The purpose of this experiment is to select Cyclocodon lancifolius (Roxb.) Kurz strain with a high yield and quality to enhance environmental tolerance. Therefore, we report the first case of polyploid induction in C. lancifolius. The treatment of seed and in vitro shoot tips with colchicine was explored as a means of inducing polyploid, and polyploidy was effectively identified by chromosome counting. After successful induction of polyploid, the optimized in vitro culture for polyploid plants was investigated via a complete combination experiment. The results showed that seeds were not suitable for polyploid induction. The shoot tips were treated with 0.05% colchicine solution for 36 h and then transferred to Murashige and Skoog (MS) medium supplemented with 0.1 mg L−1 6-benzylaminopurine (6-BA), 1.0 mg L−1 α-naphthaleneacetic acid (NAA) and 0.05% colchicine for 60 h. Finally, rooting culture was conducted in the above medium without colchicine, yielding the highest induction rate (25.42%), without chimerism. Compared with diploid plants, autotetraploid plants had more distinctive characters, such as larger and darker green leaves, more obvious veins, thicker stems, and more developed root systems. Furthermore, in MS medium supplemented with 1.0 mg·L−1 NAA and 0.01 mg·L−1 6-BA, tetraploid shoots formed complete plantlets through one-step culture, with above 7.0 multiplication coefficient and 100% rooting rate. The survival rate was 100%. The induction system for the autopolyploid of C. lancifolius was successfully established, which provided an experimental basis for breeding heredity and variety improvement.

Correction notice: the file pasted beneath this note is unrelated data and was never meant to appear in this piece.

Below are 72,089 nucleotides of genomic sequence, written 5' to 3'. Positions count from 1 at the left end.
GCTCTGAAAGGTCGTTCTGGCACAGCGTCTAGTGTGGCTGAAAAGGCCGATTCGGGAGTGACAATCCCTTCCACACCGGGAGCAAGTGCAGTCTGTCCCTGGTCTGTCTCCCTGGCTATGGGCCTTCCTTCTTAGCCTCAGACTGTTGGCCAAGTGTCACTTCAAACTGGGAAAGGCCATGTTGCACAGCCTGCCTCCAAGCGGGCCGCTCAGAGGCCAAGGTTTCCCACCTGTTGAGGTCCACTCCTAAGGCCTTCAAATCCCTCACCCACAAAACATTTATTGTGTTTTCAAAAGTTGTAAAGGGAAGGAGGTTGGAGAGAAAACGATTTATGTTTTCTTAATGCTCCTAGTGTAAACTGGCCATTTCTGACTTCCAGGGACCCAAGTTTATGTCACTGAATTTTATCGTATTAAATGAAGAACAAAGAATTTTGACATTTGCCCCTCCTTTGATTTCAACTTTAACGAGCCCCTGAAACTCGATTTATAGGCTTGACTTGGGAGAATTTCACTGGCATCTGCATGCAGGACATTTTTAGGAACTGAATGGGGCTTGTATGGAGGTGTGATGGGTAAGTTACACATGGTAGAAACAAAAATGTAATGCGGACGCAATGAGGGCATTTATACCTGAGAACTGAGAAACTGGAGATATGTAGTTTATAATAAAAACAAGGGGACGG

The genus Cirsium is a member of the tribe Cardueae (Asteraceae) and is distributed in the northern hemisphere. The Carduus-Cirsium group has a long history of taxonomic confusion due to its complicated morphological and molecular phylogenetic data. Here, we report the chromosome numbers and karyotypes of nine currently recognized Korean Cirsium species, as well as their closely related taxa, Carduus crispus, to better understand the chromosomal evolution using classic Feulgen staining. Both diploid (2n=18, 28, 32, and 34) and tetraploid (2n=68) with extensive chromosome number variations including the occurrence of B-chromosomes (0–2Bs), and aneuploidy (2n=30 and 31 instead of 2n=32) have been found in Korean Carduus-Cirsium taxa. The karyotypes of the nine taxa, Cirsium japonicum var. spinissimum, C. schantarense, C. rhinoceros, C. nipponicum, C. setidens, C. vlassoviianum, C. lineare, C. pendulum, and Carduus crispus are reported here for the first time. While these reported chromosome numbers do not provide any delimitation at the sectional levels for the Korean Carduus-Cirsium taxa, karyotypes and chromosome size are well-conserved at the species level and thus, have taxonomic significance.